HAMMEREDtoNAIL Podcast: Bill and Turner Ross
Previously, I wrote this about Bill and Turner Ross’s remarkable documentary 45365, which is finally getting an official theatrical release in New York City this week (Anthology Film Archives: June 17-23, 2010):
A tender portrait of the Ross Bros.’ hometown, Sidney, Ohio, 45365 plays like a greatest hits of a small town’s most iconic symbols and events—homecoming bonfires, football games, Halloween, the carnival, etc.—capturing this slice of distinctly American pie without ever succumbing to condescension or over-sentimentality. The Ross Bros. apply a poetic editorial rhythm to their verite footage, creating a truly original atmosphere in which the camera becomes an omniscient presence, literally floating between characters and situations, between time and space, to add an air of dreamy reverie to the proceedings. 45365 is a lovely marvel of a picture.
When watching 45365, one immediately gathers that the minds behind it are creative, intelligent, and tender. Which is why we’re here to present the latest HAMMEREDtoNAIL podcast, in which we shatter that theory like a game of mailbox baseball. Earlier this year, following the Cinema Eye Honors (for which 45365 received several nominations), we consumed copious amounts of Montebello Long Island Iced Tea Cocktail (unofficial sponsor), set up shop at those tables and benches in the middle of Times Square, and got down to business. Note: filmmaker Sean Price Williams, who was along for the ride, makes a brief cameo.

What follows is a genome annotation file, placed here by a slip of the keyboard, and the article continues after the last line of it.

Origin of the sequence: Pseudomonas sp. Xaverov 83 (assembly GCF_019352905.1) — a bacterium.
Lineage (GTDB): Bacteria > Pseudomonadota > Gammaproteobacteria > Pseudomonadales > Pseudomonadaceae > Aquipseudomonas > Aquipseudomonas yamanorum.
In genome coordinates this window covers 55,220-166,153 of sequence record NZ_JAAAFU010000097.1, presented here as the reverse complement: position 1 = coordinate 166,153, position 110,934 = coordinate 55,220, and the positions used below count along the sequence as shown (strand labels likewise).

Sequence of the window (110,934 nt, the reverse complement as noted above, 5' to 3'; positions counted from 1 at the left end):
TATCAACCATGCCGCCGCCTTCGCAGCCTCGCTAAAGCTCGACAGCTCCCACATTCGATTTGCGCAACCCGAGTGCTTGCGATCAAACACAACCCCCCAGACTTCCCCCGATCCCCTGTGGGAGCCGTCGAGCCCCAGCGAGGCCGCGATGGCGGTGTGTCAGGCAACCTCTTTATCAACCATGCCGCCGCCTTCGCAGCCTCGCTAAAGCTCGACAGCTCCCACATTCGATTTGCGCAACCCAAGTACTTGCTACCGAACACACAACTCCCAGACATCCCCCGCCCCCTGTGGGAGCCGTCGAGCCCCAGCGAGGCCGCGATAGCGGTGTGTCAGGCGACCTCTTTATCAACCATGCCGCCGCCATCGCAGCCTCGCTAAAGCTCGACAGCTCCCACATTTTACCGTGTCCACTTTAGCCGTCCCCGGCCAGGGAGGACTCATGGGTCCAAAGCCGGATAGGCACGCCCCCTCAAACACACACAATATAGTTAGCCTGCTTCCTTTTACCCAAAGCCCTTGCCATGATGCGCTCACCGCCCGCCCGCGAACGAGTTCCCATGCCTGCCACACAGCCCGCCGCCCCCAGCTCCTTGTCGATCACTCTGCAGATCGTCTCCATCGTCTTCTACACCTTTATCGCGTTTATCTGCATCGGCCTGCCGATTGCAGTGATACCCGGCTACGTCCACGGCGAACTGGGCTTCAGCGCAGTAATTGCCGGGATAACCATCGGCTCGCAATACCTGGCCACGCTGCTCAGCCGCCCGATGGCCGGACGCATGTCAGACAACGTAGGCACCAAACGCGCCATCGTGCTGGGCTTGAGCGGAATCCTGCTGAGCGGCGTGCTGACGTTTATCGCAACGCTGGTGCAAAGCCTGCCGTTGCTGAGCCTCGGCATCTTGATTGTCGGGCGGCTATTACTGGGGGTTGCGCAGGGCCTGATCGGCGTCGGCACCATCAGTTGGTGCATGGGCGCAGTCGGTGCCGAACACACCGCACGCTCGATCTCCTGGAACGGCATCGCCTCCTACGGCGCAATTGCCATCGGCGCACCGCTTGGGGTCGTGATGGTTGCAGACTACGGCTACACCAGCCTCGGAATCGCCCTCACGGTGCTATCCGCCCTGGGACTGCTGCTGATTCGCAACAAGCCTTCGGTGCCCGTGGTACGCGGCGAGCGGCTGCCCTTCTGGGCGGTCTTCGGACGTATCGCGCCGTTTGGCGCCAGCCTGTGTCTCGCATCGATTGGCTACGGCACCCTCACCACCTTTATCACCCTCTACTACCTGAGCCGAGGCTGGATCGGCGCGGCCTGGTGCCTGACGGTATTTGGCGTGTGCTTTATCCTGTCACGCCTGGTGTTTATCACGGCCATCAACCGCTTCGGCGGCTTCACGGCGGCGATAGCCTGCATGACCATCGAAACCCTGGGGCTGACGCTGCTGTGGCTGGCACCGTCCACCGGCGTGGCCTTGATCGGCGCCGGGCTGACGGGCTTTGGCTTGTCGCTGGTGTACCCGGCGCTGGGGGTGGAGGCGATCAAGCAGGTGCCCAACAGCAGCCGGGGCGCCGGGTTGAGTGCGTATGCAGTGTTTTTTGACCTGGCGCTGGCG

***Warning: Foul, irreverent language is contained within.***
(One final note: In all seriousness, for a certain type of film viewer and filmmaker—i.e., yours truly—45365 packs a massive jolt of both jealousy and inspiration. I am from a town like this one. In the months and years following my college graduation, I drove along similar back roads and encountered similar people, wondering how I could turn those sights and feelings into an act of creative personal expression. It wasn’t enough to simply have grown up there. With 45365, Bill and Turner Ross have realized my vision for me better than I ever could have. It’s a truly special film.)